Recent Posts

Are you genre fluid? A new collaboration on Spotify by Cheng Lin and Benjamin LeBrun

Are you genre fluid? A new collaboration on Spotify by Cheng Lin and Benjamin LeBrun

A new student collaboration is out. It’s called “Streaming Bias: studying music curation on Spotify” and represents the lab’s first attempt at studying online music content. Lin and LeBrun did an amazing job in conceptualizing the project and working tirelessly from data collection to analysis 

Covid and Cultural Analytics

Covid and Cultural Analytics

If you’re like me, you’re probably feeling overwhelmed right now. Continuing to do academic research in this climate is very hard, to say the least. But if you’re like me, you’ve probably also asked yourself more than a few times, is there something I can 

Are academics more unequal than athletics? A new collaboration by Brian Powell

Are academics more unequal than athletics? A new collaboration by Brian Powell

Our latest lab collaboration was created by McGill undergraduate Brian Powell. As a college basketball fan, he was interested in whether the high levels of institutional inequality within academic publishing and hiring that we have been seeing would also hold true within college athletics. Did 

Let’s talk about debiasing books

Let’s talk about debiasing books

This March I will be giving a talk at BookNet Canada’s TechForum. The topic is “debiasing” books and I’ve posted a short blog post to get the conversation started. Discussions of bias, and cultural bias in particular, have been much in the air lately. A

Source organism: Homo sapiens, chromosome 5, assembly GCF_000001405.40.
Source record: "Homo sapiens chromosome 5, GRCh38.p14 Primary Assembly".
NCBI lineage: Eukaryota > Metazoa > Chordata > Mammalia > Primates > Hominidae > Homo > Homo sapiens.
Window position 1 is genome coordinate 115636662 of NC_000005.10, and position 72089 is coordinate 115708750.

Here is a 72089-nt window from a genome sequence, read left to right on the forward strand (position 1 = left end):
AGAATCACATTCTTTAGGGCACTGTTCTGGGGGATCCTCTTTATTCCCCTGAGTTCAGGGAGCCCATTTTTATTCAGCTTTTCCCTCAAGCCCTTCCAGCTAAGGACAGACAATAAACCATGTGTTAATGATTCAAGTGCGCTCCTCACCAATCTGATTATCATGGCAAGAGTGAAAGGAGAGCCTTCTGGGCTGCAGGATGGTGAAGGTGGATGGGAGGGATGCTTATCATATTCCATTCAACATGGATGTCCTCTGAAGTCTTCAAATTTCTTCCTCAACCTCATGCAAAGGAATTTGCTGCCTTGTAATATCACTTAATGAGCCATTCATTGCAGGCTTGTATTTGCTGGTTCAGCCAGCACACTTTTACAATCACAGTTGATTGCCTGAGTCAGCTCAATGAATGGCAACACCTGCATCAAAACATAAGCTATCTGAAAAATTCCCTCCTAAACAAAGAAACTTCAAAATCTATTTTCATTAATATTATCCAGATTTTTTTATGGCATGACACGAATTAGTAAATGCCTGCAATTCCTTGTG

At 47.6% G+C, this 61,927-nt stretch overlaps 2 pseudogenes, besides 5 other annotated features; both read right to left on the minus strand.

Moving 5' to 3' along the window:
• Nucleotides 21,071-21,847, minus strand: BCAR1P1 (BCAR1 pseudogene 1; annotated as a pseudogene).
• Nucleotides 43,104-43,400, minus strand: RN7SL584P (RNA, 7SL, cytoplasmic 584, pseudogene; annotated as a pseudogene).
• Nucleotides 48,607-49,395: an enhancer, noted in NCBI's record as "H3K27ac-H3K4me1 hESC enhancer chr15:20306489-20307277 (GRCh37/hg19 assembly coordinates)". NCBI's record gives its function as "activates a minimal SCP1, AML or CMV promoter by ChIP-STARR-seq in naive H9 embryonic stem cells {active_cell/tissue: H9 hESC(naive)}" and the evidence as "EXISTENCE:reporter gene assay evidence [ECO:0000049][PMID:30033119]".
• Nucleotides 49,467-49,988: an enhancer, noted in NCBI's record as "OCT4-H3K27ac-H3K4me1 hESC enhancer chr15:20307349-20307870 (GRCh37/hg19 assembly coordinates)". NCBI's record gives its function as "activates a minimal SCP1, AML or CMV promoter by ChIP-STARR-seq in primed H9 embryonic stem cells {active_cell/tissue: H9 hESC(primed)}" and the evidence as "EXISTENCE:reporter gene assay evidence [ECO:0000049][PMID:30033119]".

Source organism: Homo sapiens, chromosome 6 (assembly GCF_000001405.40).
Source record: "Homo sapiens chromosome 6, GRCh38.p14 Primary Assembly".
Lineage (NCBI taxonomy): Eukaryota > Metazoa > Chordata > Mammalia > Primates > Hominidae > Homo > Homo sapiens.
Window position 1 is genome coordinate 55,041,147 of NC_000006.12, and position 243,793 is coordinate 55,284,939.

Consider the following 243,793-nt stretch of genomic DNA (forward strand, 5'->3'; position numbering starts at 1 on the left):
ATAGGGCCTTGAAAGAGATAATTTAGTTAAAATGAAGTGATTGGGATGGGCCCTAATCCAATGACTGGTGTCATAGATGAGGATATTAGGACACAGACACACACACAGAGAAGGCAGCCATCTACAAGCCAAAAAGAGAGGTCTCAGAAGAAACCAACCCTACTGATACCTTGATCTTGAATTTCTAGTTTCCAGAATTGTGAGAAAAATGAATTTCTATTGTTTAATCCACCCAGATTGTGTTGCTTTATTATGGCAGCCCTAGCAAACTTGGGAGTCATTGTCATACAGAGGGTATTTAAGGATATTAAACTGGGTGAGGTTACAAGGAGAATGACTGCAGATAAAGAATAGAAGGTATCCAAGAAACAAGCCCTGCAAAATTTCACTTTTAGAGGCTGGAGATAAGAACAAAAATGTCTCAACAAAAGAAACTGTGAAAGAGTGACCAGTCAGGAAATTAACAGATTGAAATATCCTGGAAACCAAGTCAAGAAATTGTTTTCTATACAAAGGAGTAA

All about topic modeling

All about topic modeling

For the latest instalment of the Fish and the Painting I have been wrestling with topic modeling. I say wrestling not because the coding is hard but because the analytical value of topic modeling is so hard. Topic modeling has become a kind of go-to 

Introducing The Fish and the Painting: a new open access handbook-in-progress on data-driven humanities research

Introducing The Fish and the Painting: a new open access handbook-in-progress on data-driven humanities research

It’s like hitting a painting with a fish. This was the quip that a well-known British novelist made when asked about using computation to study literature. You could, but why would you? I think it’s becoming increasingly clear to people all of the ways data 

The Politics of the Mirage

The Politics of the Mirage

In 1967, Guy Debord published The Society of the Spectacle. In it, he tried to show us how virtual real life had become, that is, the extent to which social and political life was increasingly dominated by media and mediation. The recent Canadian election made 

The End of an Era. NovelTM celebrates its final workshop, “Ends”

The End of an Era. NovelTM celebrates its final workshop, “Ends”

The NovelTM partnership is going into it’s 6th and final year. It has been a tremendous experience. As a team we’ve produced more than a hundred articles, trained over 200 students, held annual workshops, created a methods commons, and soon a collective data set for other